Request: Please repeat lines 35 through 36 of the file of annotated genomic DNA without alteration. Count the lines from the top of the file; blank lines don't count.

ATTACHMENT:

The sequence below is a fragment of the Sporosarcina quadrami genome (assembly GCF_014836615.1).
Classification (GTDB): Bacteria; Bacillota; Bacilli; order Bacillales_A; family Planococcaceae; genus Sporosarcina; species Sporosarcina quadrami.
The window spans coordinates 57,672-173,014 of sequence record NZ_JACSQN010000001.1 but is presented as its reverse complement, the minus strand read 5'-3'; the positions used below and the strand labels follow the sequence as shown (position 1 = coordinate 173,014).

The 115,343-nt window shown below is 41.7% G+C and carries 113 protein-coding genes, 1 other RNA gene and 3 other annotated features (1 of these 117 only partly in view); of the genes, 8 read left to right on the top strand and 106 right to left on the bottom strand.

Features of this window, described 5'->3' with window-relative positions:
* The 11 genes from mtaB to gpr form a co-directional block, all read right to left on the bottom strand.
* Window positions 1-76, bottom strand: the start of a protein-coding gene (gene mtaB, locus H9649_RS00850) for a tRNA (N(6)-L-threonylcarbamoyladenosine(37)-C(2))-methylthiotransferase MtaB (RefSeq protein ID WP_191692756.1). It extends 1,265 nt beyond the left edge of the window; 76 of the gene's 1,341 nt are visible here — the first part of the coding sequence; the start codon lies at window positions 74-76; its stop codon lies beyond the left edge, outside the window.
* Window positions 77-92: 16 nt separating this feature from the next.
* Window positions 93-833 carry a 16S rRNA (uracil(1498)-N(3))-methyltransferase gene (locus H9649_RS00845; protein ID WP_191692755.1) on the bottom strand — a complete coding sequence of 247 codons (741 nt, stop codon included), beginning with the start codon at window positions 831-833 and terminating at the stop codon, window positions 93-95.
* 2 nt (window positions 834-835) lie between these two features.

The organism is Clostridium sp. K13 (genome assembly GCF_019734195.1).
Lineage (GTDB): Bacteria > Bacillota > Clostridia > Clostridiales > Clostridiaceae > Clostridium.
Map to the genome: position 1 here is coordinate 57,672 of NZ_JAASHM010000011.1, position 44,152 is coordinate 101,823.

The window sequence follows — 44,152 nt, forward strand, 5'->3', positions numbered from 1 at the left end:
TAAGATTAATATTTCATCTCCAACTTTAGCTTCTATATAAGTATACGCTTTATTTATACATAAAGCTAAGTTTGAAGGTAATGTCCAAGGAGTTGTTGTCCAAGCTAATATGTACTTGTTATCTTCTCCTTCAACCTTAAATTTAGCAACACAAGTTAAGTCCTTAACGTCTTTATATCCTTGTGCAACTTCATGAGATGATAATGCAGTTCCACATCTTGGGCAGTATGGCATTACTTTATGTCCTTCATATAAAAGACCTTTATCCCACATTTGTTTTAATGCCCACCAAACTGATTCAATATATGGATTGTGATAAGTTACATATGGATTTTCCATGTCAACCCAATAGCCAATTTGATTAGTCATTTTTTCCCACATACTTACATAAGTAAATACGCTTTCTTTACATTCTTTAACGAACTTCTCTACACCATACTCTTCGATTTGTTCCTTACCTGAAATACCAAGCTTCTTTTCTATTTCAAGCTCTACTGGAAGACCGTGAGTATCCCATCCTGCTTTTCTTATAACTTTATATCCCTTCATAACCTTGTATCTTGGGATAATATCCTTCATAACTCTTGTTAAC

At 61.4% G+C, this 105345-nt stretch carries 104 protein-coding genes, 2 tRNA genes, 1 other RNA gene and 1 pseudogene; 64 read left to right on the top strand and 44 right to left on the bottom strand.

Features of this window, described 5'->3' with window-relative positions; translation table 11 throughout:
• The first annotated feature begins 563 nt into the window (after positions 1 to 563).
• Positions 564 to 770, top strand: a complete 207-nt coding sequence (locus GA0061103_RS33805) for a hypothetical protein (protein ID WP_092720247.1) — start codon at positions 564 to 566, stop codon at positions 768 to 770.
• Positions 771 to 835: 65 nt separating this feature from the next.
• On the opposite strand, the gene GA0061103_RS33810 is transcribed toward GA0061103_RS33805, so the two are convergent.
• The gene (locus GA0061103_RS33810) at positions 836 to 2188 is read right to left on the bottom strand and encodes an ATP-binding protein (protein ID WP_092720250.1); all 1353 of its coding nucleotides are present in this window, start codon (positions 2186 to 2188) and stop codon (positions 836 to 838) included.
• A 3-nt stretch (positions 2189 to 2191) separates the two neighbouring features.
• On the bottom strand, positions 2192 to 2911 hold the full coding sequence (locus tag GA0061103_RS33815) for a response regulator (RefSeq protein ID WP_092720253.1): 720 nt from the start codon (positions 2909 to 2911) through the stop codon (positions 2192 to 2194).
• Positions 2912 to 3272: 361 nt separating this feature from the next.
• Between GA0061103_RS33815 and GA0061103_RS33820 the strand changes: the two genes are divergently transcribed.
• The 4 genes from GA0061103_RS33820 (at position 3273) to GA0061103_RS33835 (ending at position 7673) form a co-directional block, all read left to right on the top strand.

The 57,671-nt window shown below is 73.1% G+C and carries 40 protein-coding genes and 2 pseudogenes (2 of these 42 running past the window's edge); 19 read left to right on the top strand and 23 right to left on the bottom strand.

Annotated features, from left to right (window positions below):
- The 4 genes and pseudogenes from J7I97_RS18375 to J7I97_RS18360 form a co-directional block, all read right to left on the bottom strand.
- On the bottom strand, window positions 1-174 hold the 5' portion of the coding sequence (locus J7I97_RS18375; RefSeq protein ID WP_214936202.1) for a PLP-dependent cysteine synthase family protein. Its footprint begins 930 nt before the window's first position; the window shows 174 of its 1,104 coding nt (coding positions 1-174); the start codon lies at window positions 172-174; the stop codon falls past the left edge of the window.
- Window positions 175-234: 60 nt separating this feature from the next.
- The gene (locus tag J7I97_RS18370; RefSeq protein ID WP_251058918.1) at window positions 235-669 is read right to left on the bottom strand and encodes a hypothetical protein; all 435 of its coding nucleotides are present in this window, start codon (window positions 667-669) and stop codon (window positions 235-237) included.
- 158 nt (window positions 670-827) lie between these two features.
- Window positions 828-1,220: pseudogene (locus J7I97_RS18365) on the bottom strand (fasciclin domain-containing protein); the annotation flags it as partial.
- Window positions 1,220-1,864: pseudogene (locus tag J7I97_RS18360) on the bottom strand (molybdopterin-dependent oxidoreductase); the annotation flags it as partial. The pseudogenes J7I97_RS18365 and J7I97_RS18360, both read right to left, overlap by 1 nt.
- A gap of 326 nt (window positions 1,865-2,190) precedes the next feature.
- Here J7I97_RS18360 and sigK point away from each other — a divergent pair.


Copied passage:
- Window positions 828-1,220: pseudogene (locus J7I97_RS18365) on the bottom strand (fasciclin domain-containing protein); the annotation flags it as partial.
- Window positions 1,220-1,864: pseudogene (locus tag J7I97_RS18360) on the bottom strand (molybdopterin-dependent oxidoreductase); the annotation flags it as partial. The pseudogenes J7I97_RS18365 and J7I97_RS18360, both read right to left, overlap by 1 nt.